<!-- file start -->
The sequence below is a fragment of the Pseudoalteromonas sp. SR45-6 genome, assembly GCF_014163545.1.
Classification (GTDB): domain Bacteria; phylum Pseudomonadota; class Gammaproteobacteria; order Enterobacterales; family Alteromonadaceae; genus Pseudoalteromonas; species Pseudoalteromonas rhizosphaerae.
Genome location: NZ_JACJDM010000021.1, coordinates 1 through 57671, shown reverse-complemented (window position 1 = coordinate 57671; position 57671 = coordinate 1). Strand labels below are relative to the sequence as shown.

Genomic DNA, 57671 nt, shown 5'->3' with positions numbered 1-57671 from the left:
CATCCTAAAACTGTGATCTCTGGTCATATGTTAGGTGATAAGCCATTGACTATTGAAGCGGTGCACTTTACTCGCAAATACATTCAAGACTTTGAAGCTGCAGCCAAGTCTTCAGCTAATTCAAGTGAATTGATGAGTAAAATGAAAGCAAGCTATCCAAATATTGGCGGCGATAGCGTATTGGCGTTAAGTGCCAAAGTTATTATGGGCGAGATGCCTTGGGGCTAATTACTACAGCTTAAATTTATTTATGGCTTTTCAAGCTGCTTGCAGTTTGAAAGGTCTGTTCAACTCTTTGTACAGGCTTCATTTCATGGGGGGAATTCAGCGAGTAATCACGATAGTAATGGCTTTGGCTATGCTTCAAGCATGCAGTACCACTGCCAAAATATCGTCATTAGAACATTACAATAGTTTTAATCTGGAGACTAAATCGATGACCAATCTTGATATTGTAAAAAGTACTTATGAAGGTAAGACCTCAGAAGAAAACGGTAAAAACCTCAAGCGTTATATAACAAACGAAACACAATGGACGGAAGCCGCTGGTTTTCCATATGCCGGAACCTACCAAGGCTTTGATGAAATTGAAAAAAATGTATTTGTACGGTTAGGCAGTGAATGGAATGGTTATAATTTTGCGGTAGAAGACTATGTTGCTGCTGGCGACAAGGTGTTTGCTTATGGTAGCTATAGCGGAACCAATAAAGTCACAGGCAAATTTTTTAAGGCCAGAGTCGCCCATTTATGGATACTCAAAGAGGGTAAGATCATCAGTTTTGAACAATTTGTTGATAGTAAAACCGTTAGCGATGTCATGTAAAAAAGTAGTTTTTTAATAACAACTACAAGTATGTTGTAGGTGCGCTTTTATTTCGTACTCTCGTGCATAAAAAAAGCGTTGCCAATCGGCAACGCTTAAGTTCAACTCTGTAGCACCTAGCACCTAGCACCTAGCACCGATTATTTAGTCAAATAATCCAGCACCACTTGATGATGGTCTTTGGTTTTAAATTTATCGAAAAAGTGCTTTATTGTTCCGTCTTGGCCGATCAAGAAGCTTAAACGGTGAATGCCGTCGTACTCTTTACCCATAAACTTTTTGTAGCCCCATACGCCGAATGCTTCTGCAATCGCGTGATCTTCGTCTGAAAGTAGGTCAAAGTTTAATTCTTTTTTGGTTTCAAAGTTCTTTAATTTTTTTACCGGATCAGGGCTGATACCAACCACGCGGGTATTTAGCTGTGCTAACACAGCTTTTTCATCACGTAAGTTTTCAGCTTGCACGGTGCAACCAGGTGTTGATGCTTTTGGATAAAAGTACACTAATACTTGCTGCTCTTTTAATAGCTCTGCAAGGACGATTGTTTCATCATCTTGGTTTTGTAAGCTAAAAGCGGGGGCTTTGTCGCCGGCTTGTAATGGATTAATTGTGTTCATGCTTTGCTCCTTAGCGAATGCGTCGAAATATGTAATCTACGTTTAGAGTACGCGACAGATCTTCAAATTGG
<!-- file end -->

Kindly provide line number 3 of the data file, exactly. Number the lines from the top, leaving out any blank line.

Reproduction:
Genome location: NZ_JACJDM010000021.1, coordinates 1 through 57671, shown reverse-complemented (window position 1 = coordinate 57671; position 57671 = coordinate 1). Strand labels below are relative to the sequence as shown.